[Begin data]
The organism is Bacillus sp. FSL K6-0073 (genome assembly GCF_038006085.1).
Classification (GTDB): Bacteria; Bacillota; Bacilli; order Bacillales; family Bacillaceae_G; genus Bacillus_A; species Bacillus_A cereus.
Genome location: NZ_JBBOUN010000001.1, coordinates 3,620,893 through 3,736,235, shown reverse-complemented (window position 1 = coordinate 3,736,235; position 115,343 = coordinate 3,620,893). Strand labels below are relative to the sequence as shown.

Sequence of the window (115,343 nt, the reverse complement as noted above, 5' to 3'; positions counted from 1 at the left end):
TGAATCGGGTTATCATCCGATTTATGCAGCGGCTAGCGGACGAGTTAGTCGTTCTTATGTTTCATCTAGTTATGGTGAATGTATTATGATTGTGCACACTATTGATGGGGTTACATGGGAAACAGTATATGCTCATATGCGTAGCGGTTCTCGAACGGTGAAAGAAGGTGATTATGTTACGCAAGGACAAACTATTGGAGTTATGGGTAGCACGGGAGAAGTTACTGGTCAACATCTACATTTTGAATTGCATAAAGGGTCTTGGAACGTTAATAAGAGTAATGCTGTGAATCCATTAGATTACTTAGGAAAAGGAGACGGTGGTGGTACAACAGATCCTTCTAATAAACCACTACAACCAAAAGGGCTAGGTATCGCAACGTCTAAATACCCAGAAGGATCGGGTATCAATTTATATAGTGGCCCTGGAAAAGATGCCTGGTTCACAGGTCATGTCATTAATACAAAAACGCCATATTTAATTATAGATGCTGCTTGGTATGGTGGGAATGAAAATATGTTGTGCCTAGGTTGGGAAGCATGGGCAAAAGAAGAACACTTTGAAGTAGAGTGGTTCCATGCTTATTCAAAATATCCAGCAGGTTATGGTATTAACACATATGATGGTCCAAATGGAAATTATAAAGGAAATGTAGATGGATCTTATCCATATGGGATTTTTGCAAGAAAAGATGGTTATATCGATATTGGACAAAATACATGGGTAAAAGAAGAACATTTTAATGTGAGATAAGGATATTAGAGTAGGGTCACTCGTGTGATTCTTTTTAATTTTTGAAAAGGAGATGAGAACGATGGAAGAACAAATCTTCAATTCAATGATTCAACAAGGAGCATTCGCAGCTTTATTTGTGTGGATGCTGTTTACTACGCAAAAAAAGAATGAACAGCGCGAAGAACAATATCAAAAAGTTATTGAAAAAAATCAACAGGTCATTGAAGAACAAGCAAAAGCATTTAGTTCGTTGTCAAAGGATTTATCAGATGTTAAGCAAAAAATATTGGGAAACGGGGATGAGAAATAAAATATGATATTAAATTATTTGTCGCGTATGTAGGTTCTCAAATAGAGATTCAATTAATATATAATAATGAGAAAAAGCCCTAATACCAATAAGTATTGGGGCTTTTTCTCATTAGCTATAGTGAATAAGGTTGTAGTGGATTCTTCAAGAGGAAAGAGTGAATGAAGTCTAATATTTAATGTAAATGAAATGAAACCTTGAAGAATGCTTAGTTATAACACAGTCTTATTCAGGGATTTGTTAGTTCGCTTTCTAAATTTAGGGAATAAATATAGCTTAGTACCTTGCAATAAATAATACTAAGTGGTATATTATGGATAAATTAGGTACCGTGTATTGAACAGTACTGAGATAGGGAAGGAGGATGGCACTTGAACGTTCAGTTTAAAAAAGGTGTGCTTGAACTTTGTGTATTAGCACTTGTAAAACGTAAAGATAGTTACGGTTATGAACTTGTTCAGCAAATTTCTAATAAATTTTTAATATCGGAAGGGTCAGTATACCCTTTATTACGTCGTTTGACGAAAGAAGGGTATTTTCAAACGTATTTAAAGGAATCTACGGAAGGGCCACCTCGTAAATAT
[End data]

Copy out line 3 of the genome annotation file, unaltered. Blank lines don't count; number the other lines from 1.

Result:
Genome location: NZ_JBBOUN010000001.1, coordinates 3,620,893 through 3,736,235, shown reverse-complemented (window position 1 = coordinate 3,736,235; position 115,343 = coordinate 3,620,893). Strand labels below are relative to the sequence as shown.